Uptick in tropical cyclones intensifies impacts, hampers recovery
Along with the widely reported bleaching threat from over-heated oceans, coral reefs in many parts of the world also may have to cope with intensifying tropical storms, which could make it even more difficult for them to survive the Anthropocene.
New research published in the journal Global Change Biology looked at whether predicted increases in cyclone intensity might change the nature of coral reefs, using the Great Barrier Reef as a test case with reef data going back to 1996, as well as information gathered during recent tropical cycles. The study found that tropical cyclones between 2009 and 2014 caused record destruction of corals.
Then they modeled future impacts, with grim findings. Tropical storms strong enough to cause severe reef damage could happen every 25 years by 2100, presenting a significant threat to reefs independent of bleaching caused by global warming.
The implications extend beyond the projected coral and fish losses through associated decreases in biodiversity, increased vulnerability of coral reefs to long-term degradation and associated flow-on effects to social and economic services.
Meanwhile, scientists with NOAA’s coral reef watch program are warning that there’s widespread danger of bleaching this year even after last year’s powerful E Niño has faded. Areas at risk of significant mortality include the Northern Cook Islands, Southern Cook Islands, the Samoas, Wallis & Futuna, Northern Tonga, Southern Tonga, the Society Archipelago, and the Austral Islands in the next 1-4 weeks. Alert Level 1 bleaching conditions are also expected in the Tuamotu Archipelago in the next 1-4 weeks and in Tuvalu in the next 5-8 weeks.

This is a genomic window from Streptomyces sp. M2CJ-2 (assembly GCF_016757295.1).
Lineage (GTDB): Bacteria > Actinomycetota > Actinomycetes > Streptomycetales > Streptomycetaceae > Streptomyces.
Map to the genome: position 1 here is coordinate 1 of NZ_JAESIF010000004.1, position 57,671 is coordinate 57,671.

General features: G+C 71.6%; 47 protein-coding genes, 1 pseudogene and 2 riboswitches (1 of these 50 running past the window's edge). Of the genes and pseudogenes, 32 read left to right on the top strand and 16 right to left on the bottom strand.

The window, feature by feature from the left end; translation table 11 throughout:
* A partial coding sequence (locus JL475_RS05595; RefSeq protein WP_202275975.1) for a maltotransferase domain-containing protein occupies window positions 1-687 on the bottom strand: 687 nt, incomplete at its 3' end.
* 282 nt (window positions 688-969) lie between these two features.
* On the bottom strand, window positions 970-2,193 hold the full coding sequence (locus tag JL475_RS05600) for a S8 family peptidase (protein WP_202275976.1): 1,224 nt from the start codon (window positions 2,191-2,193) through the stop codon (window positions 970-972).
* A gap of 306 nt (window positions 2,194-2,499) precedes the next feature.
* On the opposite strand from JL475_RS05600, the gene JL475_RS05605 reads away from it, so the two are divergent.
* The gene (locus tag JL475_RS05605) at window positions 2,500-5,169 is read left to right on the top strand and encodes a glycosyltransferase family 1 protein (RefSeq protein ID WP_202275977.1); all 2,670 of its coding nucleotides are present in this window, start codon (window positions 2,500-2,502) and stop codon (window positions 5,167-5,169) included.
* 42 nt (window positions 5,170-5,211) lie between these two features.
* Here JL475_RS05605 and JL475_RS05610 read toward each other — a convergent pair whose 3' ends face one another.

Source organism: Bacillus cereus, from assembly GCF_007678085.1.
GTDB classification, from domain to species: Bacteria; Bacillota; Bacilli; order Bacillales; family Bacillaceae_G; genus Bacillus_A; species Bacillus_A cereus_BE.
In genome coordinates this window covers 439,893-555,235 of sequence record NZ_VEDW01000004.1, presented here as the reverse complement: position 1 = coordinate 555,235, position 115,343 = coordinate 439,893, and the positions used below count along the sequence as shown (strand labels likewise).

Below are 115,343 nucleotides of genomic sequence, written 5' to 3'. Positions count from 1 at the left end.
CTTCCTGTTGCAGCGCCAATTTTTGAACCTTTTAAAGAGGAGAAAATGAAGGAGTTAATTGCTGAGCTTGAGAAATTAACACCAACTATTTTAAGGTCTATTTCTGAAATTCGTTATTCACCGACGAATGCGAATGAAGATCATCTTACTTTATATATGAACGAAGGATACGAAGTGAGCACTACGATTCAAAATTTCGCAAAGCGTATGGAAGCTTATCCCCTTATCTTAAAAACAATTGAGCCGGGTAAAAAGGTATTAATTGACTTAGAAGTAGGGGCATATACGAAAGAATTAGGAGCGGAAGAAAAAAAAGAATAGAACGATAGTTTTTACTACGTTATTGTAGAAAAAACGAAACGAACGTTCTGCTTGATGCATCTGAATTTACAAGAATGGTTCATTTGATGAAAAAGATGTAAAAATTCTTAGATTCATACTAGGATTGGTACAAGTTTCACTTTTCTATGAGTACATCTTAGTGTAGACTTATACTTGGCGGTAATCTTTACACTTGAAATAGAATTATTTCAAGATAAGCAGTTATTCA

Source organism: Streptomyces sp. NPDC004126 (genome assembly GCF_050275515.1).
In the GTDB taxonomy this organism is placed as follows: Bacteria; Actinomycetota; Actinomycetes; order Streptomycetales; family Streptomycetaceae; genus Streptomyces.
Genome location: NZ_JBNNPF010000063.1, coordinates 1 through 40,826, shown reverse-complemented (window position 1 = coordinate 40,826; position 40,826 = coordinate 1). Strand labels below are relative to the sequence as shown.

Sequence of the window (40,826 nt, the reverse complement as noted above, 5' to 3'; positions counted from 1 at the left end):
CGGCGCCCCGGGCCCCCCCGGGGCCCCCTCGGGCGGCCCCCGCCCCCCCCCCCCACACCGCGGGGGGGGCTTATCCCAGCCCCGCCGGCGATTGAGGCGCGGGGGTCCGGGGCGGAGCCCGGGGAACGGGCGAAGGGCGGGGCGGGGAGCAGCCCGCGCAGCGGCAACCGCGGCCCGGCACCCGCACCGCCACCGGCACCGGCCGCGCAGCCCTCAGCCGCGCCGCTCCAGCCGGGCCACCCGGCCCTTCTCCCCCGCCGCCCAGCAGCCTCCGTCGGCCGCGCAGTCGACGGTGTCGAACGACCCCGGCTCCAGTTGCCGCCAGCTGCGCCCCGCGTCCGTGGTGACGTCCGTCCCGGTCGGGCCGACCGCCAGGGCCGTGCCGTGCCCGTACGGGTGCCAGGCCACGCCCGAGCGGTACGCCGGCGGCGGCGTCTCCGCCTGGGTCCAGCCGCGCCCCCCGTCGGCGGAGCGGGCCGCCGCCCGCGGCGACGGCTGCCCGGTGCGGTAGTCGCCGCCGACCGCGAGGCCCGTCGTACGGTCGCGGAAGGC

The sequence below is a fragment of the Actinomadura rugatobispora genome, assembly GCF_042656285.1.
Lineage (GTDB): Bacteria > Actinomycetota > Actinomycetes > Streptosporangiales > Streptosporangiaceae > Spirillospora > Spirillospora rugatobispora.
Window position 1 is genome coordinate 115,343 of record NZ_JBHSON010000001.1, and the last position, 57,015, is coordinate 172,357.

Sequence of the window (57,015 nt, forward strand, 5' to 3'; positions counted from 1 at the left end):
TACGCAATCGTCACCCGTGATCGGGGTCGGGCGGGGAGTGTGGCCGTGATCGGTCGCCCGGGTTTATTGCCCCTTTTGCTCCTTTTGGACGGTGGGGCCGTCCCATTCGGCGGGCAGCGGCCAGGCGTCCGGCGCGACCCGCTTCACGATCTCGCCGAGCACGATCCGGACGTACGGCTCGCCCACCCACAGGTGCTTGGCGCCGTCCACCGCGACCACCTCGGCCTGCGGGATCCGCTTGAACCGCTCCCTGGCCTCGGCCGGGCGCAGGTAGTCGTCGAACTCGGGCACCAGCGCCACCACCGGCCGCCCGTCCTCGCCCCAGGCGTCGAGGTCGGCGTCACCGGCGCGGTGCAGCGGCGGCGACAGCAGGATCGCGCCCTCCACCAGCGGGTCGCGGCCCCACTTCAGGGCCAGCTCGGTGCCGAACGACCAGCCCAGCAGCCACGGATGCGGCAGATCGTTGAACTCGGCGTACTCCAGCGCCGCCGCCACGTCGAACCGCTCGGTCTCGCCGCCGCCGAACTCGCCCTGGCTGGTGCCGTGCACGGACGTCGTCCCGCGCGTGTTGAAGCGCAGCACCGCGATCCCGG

For now, Hawaii’s reefs are out of hot water, according to the NOAA update. Cooler waters have returned to the Phoenix Islands (Kiribati), but extremely warm water temperatures starting in June 2015 have already killed most of the corals in that area. The high bleaching heat stress in Kiribati was tied to the very strong El Niño that dissipated in late 2016, but whose effects will last for many months in the southern hemisphere. It is estimated that only 1-5 percent of Kiribati’s reefs will survive and recover from this severe bleaching heat stress event.
The severe heat stress in East Asia also has dissipated, but continues in parts of the Coral Triangle, where a significant coral bleaching is expected in the next few weeks in Papua New Guinea and the Solomon Islands.